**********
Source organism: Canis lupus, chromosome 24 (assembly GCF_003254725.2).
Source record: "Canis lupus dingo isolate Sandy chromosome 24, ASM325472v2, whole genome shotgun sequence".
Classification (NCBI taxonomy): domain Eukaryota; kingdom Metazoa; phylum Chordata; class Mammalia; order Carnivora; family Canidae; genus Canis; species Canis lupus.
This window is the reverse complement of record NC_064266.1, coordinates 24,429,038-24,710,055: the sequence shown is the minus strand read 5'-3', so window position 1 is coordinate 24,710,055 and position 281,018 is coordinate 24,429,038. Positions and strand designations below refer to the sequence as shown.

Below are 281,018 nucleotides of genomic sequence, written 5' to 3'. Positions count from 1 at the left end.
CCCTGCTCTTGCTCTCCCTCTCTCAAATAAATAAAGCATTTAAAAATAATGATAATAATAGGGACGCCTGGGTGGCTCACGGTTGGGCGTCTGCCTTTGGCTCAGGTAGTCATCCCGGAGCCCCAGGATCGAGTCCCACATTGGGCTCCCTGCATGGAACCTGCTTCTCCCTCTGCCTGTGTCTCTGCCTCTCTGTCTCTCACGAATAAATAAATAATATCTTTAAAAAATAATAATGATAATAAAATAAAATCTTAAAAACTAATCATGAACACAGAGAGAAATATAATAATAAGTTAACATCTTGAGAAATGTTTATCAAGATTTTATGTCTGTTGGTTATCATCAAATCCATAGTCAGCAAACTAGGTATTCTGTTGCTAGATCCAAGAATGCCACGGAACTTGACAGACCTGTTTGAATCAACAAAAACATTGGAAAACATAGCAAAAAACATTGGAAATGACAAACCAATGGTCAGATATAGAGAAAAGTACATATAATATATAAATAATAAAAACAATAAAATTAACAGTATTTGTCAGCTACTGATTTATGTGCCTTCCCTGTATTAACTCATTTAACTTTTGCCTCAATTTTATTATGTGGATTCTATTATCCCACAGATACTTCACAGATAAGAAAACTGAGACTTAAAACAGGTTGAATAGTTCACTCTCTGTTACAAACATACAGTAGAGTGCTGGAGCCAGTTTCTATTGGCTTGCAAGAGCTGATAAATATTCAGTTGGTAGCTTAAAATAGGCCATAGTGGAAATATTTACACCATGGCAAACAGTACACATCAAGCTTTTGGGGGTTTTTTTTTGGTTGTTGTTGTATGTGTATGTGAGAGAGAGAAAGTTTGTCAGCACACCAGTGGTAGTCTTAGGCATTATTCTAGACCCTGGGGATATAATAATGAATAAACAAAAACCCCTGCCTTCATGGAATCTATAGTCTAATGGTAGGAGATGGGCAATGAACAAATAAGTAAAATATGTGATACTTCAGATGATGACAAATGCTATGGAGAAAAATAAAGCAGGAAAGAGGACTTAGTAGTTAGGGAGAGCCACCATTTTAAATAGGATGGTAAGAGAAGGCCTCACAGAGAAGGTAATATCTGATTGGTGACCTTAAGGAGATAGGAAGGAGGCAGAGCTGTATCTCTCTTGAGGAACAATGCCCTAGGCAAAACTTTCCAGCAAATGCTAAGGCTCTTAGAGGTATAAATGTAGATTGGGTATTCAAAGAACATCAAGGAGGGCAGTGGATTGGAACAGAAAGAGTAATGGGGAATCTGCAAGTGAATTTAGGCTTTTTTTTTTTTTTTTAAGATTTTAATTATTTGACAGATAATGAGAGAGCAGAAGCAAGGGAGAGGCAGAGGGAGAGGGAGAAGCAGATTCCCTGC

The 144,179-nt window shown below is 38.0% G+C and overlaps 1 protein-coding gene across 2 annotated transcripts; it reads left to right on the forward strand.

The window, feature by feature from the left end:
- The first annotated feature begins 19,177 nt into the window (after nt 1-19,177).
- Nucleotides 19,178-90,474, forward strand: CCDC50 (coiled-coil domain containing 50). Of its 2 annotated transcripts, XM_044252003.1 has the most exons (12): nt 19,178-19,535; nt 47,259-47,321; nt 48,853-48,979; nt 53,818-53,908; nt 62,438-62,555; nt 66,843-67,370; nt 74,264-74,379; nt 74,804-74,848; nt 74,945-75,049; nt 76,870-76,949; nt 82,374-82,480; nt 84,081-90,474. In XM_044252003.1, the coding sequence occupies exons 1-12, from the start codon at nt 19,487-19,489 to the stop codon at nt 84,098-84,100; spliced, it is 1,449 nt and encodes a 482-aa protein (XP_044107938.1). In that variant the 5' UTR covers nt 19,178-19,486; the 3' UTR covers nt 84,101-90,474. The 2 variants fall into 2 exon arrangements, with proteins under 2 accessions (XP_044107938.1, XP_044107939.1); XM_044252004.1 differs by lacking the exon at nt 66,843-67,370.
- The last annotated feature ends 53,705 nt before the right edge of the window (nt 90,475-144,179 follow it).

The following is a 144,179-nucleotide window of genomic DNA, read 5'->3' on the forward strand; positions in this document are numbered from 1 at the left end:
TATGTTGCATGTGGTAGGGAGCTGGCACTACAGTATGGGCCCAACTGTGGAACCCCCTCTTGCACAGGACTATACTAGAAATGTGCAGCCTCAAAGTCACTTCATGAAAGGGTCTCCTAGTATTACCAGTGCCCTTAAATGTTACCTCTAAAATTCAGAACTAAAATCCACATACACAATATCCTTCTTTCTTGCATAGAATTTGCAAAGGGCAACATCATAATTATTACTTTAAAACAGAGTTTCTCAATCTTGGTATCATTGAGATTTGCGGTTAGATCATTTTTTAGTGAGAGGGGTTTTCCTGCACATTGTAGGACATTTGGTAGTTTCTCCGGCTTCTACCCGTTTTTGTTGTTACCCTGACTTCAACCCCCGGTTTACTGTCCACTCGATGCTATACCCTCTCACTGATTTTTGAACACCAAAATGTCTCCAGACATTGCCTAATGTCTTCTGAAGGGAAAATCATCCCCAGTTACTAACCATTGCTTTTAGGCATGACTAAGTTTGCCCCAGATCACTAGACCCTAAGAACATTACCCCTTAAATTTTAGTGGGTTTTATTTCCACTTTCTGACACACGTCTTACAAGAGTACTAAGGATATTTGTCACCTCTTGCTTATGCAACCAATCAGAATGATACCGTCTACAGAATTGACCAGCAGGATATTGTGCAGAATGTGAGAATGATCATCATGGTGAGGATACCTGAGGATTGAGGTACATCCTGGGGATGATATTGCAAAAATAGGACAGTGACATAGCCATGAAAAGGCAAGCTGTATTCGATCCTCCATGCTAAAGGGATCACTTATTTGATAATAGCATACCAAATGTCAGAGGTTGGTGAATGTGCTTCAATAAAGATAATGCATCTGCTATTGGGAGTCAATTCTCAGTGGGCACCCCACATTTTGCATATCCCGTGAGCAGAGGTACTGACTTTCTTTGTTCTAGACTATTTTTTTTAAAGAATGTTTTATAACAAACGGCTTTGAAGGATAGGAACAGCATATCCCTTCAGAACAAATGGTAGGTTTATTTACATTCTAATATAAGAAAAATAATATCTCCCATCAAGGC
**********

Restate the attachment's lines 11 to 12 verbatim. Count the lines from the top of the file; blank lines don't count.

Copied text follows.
- The last annotated feature ends 53,705 nt before the right edge of the window (nt 90,475-144,179 follow it).

The following is a 144,179-nucleotide window of genomic DNA, read 5'->3' on the forward strand; positions in this document are numbered from 1 at the left end: